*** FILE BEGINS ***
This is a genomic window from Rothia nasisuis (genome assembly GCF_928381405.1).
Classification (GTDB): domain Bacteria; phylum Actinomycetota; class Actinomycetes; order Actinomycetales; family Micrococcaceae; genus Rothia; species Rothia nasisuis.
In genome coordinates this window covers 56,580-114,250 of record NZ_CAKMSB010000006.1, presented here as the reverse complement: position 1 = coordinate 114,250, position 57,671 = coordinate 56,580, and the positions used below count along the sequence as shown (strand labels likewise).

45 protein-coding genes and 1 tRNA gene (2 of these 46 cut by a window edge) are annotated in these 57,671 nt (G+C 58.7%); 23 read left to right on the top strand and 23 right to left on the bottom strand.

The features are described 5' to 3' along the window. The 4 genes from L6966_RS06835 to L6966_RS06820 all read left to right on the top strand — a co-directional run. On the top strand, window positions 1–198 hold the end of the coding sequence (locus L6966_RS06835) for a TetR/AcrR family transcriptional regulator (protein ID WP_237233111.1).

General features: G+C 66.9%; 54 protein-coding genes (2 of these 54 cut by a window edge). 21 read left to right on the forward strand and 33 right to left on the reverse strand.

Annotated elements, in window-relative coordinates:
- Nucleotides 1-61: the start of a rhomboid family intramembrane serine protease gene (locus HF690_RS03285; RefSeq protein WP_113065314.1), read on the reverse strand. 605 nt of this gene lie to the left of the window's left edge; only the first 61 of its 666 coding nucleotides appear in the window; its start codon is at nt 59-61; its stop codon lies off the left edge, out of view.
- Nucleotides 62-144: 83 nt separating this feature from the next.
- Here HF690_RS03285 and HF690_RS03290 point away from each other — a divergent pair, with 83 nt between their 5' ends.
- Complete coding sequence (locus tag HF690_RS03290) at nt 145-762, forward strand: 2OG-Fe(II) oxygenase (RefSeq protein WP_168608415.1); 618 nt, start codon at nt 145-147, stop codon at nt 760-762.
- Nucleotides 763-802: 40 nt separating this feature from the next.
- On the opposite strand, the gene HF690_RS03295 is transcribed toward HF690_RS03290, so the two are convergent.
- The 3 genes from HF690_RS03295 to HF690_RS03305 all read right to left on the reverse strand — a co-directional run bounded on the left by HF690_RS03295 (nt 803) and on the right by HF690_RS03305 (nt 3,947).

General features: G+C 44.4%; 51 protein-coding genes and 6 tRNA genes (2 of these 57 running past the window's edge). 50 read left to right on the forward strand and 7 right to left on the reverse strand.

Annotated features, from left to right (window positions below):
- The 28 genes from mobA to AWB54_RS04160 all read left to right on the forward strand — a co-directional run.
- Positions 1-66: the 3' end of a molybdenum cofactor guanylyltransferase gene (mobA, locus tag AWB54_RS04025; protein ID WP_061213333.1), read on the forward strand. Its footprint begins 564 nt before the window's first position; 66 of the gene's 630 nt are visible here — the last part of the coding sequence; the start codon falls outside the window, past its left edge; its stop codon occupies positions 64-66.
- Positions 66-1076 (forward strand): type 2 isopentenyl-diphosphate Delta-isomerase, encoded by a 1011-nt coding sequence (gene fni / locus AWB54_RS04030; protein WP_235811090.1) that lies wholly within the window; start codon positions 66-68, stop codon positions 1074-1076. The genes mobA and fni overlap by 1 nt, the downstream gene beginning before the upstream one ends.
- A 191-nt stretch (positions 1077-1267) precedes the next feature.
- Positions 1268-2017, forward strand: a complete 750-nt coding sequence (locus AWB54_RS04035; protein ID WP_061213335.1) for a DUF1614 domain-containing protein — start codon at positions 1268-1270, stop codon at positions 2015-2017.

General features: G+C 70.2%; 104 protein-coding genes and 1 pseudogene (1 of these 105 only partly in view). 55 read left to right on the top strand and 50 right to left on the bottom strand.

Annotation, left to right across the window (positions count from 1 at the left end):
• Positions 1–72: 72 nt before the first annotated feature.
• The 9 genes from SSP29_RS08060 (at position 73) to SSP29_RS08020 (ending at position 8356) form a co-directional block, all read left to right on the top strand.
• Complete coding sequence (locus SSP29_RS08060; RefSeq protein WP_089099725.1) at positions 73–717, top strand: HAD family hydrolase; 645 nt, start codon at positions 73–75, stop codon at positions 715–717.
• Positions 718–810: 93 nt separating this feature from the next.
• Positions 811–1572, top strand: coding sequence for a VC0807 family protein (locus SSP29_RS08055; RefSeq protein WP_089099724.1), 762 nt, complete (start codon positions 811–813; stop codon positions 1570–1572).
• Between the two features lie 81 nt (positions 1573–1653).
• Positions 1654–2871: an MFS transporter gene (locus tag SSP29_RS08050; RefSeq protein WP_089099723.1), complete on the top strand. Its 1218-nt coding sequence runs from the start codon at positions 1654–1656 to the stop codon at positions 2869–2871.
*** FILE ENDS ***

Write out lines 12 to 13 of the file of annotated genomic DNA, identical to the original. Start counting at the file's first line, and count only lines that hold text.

- Nucleotides 763-802: 40 nt separating this feature from the next.
- On the opposite strand, the gene HF690_RS03295 is transcribed toward HF690_RS03290, so the two are convergent.